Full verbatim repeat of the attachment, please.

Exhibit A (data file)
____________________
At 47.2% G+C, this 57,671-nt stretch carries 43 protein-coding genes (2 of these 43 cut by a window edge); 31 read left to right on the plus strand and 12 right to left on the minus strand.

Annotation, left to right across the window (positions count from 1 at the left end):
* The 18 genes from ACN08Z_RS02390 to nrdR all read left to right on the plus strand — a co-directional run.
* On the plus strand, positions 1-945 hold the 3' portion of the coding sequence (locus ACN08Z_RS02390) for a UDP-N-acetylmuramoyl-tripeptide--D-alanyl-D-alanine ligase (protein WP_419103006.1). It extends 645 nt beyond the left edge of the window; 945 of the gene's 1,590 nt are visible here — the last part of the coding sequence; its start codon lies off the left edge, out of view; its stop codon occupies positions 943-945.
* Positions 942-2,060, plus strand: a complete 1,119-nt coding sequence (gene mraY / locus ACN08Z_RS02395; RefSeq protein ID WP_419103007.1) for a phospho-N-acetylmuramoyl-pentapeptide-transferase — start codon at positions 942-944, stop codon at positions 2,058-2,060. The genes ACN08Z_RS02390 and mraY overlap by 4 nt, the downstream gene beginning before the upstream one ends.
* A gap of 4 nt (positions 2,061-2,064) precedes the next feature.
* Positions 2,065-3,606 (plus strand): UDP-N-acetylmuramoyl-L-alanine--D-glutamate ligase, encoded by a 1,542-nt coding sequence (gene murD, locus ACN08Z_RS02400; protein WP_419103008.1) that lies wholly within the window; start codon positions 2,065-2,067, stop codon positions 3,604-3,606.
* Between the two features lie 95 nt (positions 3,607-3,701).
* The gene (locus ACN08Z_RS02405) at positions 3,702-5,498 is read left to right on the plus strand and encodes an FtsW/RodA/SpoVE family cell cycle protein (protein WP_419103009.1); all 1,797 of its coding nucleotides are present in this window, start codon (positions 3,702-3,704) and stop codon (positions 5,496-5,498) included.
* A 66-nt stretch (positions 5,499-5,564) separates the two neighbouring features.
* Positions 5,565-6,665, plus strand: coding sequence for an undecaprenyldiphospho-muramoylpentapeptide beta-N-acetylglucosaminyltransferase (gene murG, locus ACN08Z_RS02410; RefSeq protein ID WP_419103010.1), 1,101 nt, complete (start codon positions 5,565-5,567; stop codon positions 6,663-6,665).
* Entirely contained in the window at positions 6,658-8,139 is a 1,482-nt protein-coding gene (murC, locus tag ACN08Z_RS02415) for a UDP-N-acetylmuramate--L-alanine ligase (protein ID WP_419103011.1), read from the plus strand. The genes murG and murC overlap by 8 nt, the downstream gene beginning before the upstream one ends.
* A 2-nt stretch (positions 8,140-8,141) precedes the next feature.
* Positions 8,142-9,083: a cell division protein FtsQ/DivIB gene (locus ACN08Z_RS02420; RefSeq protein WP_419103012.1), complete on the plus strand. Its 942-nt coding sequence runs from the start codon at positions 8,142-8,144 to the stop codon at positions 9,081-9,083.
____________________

At 47.2% G+C, this 57,671-nt stretch carries 43 protein-coding genes (2 of these 43 cut by a window edge); 31 read left to right on the plus strand and 12 right to left on the minus strand.

Annotation, left to right across the window (positions count from 1 at the left end):
* The 18 genes from ACN08Z_RS02390 to nrdR all read left to right on the plus strand — a co-directional run.
* On the plus strand, positions 1-945 hold the 3' portion of the coding sequence (locus ACN08Z_RS02390) for a UDP-N-acetylmuramoyl-tripeptide--D-alanyl-D-alanine ligase (protein WP_419103006.1). It extends 645 nt beyond the left edge of the window; 945 of the gene's 1,590 nt are visible here — the last part of the coding sequence; its start codon lies off the left edge, out of view; its stop codon occupies positions 943-945.
* Positions 942-2,060, plus strand: a complete 1,119-nt coding sequence (gene mraY / locus ACN08Z_RS02395; RefSeq protein ID WP_419103007.1) for a phospho-N-acetylmuramoyl-pentapeptide-transferase — start codon at positions 942-944, stop codon at positions 2,058-2,060. The genes ACN08Z_RS02390 and mraY overlap by 4 nt, the downstream gene beginning before the upstream one ends.
* A gap of 4 nt (positions 2,061-2,064) precedes the next feature.
* Positions 2,065-3,606 (plus strand): UDP-N-acetylmuramoyl-L-alanine--D-glutamate ligase, encoded by a 1,542-nt coding sequence (gene murD, locus ACN08Z_RS02400; protein WP_419103008.1) that lies wholly within the window; start codon positions 2,065-2,067, stop codon positions 3,604-3,606.
* Between the two features lie 95 nt (positions 3,607-3,701).
* The gene (locus ACN08Z_RS02405) at positions 3,702-5,498 is read left to right on the plus strand and encodes an FtsW/RodA/SpoVE family cell cycle protein (protein WP_419103009.1); all 1,797 of its coding nucleotides are present in this window, start codon (positions 3,702-3,704) and stop codon (positions 5,496-5,498) included.
* A 66-nt stretch (positions 5,499-5,564) separates the two neighbouring features.
* Positions 5,565-6,665, plus strand: coding sequence for an undecaprenyldiphospho-muramoylpentapeptide beta-N-acetylglucosaminyltransferase (gene murG, locus ACN08Z_RS02410; RefSeq protein ID WP_419103010.1), 1,101 nt, complete (start codon positions 5,565-5,567; stop codon positions 6,663-6,665).
* Entirely contained in the window at positions 6,658-8,139 is a 1,482-nt protein-coding gene (murC, locus tag ACN08Z_RS02415) for a UDP-N-acetylmuramate--L-alanine ligase (protein ID WP_419103011.1), read from the plus strand. The genes murG and murC overlap by 8 nt, the downstream gene beginning before the upstream one ends.
* A 2-nt stretch (positions 8,140-8,141) precedes the next feature.
* Positions 8,142-9,083: a cell division protein FtsQ/DivIB gene (locus ACN08Z_RS02420; RefSeq protein WP_419103012.1), complete on the plus strand. Its 942-nt coding sequence runs from the start codon at positions 8,142-8,144 to the stop codon at positions 9,081-9,083.